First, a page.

Mediterranean-style salsa verde and dabs of tart tomatillo chowchow.
Of all the entrées that night, the one that blew us away was the simplest: a half chicken dusted with Creole seasoning and a bit of paprika and so adroitly brined that even the white meat was juicy. (The thing was cooked, incidentally, over a live-fire grill, which the staff calls Grillie Nelson, designed and built by Austin’s barbecue maestro, Aaron Franklin.) If you get the fowl, you should consider a side of the pretty, multicolored whole carrots, lusciously simmered in orange juice and then lightly pan-fried along with smoke-tinged barbecue seasonings.
Despite having seriously overindulged the evening before, I was back the next day with a different group of friends. With supreme self-control we navigated the starters, first trying the Armadillo Eggs, a tailgate-style munchie that consists of a cheese-stuffed jalapeño wrapped in sausage and bacon and then smoked and fried. We ordered the intensely tart-sweet Bellaire Campechana, which was pure Houston fusion, the chilled crab and shrimp splashed with a mix of tomatillo salsa and Thailand’s funky-sweet nam jim sauce and then served up with Mexican tostadas and white, puffy Vietnamese sesame-seed rice crackers. And we sampled an inspired reimagining of county fair corn dogs: fat fried Gulf shrimp, their tails standing in for the usual skewers, coated in an exceptionally light batter, a technique inspired by Fine’s buddy Randy Evans, a former Brennan’s chef.
Then we got to the entrées. The night before, I had skipped the chicken-fried Wagyu sirloin because while my inner Texan was basically shrieking “OMG!” my inner food critic was yelling, “What maniac would chicken-fry an expensive Wagyu steak?” Tonight, though, I decided to go for it, and three bites later, my eyes opened wide: the frying was expert, and the jalapeño-bacon cream gravy was ridiculously flavorful. Was it worth $42? Considering that I tasted sirloin and not a cheap, machine-tenderized beef cutlet; that the platter could have easily fed two; and that it came with an avalanche of buttery mashed russet and Yukon Gold potatoes—heck yeah.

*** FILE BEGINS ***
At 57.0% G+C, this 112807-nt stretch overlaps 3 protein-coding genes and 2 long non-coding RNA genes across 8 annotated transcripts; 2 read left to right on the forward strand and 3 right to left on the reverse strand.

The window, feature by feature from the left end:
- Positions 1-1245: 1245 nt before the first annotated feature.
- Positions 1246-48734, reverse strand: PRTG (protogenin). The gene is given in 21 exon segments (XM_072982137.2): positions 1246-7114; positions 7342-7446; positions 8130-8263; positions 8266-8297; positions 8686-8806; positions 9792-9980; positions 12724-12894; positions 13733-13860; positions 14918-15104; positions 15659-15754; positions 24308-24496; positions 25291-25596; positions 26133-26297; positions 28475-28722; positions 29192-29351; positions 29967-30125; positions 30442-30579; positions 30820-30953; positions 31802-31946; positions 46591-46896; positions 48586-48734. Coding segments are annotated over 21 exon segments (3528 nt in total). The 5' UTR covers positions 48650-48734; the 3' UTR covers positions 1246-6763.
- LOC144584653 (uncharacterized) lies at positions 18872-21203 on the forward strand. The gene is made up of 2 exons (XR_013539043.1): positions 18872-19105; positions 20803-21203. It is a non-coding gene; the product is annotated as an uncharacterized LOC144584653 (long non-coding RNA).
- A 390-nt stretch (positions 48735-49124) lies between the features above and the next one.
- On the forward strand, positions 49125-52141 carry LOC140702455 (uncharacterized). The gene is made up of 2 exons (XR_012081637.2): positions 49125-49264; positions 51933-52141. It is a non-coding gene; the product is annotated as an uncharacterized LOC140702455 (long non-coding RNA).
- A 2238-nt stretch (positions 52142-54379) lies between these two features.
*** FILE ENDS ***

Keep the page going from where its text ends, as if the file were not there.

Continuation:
But if you understandably decide to skip this gazillion-calorie treat, there’s another Texas classic that may be more to your liking: fajitas. These aren’t made with the conventional skirt steak. Instead, they feature short ribs, beautifully cooked in a marinade amped up with umami-rich Maggi sauce. Thoughtfully sliced from the bone, the meat came with all the usual over-the-top Texas accompaniments, including grated cheese and sour cream. (I think the kitchen needs a new supplier of flour tortillas, though; ours started out great and turned to leather in five to ten minutes.)
I was less impressed with the shrimp and grits. The crustaceans were lovely, but the so-so grits had been mixed with masa, which messed with the grits’ natural mild sweetness. A crispy-crusted pork shank, glazed in a local coffee-infused ale, was stellar, accompanied by almost yeasty spaetzle, a nod to Central Texas’s German heritage.
By now we were in the home stretch, with just enough room to try a few of the easygoing desserts. The dairy-soaked Mexican-chocolate tres leches cake was properly squishy. The cakey-style fruit cobbler was properly homey, with canned peaches for an after-school touch. But the most fun was the cocoa-flavored Texas sheet cake, which came in a half-size baking pan sided by ramekins of chopped pecans, multicolored sprinkles, and spread-it-yourself dark-chocolate icing.
Staggering out of the restaurant, I said goodbye to my friends and sat down to wait for my Uber and think about what Shepherd and Fine have wrought. As Fine has said, Wild Oats is their love letter to Texas. “It’s like what Chris did, expanding the Houston food scene,” he explained, speaking of Underbelly’s game-changing dive into the city’s immigrant cuisines. “My dream and hope are that we are doing things people have not seen in a Texas restaurant,” he said, “and that will expand what we think of as Texas food.” Judging from what I tasted, he’s got that part nailed.
This article originally appeared in the May 2022 issue of Texas Monthly with the headline “Recipe Revivalist.” Subscribe today.